The UKs crucial services sector contracted in March amid widespread reports of Brexit uncertainty constraining demand, bringing to an end over two-and-a-half years of growth.
Aside from a brief dip seen after the European Union referendum, the latest reading of the services purchasing managers index (PMI), which gives an overall view of the sector, was the joint weakest over the past decade, it was revealed today.
A fall in output from the sector, which generates the bulk of Britains GDP, will worry policymakers and raise fears of a downturn. However, staff hiring rates and business expectations both improved in March.
Britain scored 48.9 on the IHS Markit/CIPS services purchasing managers' index (PMI), with a score of under 50 indicating contraction. This was well below economists expectations which had foreseen moderate growth and a score of 50.9.
The downturn in the sectors output reflected a lack of new work to replace completed projects so far in 2019, said IHS Markit and the Chartered Institute of Procurement and Supply (CIPS), who released the data. Export demand was particularly subdued, as highlighted by a drop in new work from abroad.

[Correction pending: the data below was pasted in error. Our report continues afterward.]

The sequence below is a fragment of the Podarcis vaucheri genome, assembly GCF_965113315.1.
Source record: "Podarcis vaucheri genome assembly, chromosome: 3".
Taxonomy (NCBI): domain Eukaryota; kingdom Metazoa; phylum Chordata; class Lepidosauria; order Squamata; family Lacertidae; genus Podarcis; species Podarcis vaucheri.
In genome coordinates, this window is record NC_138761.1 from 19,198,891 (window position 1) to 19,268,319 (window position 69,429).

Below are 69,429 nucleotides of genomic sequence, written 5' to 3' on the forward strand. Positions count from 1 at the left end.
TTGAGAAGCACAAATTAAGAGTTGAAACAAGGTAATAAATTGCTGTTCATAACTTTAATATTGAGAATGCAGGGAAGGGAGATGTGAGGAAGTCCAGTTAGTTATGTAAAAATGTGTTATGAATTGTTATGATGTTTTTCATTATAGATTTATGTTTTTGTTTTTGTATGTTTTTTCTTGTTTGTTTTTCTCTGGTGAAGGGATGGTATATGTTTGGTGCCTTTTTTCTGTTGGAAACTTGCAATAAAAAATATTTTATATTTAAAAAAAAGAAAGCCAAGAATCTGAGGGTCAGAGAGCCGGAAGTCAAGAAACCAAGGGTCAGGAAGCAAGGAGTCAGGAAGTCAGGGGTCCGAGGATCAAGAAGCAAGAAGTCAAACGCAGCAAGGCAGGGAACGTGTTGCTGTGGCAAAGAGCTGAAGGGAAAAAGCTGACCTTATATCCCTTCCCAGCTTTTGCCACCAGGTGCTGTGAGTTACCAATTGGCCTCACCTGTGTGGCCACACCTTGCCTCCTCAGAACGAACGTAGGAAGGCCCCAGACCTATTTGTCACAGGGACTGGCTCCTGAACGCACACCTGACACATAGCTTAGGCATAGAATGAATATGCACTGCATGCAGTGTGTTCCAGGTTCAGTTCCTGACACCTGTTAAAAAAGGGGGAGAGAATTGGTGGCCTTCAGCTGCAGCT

Ruth Gregory, senior UK economist at Capital Economics, said: “The gloomy tone of Marchs Markit/CIPS survey was perhaps not too surprising given that the UK has entered into the most intense phase of Brexit uncertainty.”
“But at this level, the headline PMI is consistent with services sector output contracting at a quarterly rate of around minus 0.1 per cent, compared to quarter fours 0.5 per cent rise.”
Yet the latest IHS Markit/CIPS survey showed that employment numbers rose in March, following job shedding in the first two months of the year.
The degree of optimism edged up to its highest since rate since last October, with some companies citing hopes of greater clarity about the path to Brexit. The figure remained below long term norms, however.
There were widespread reports that domestic political uncertainty had constrained demand in March, with clients hoping for clarity about Brexit before committing to new projects.
Duncan Brock, group director at the Chartered Institute of Procurement and Supply, called the results “a seriously worrying development”.
He said: “Worried consumers fearful of rising living costs stayed away from discretionary spending and corporate clients held back on maRead More – Source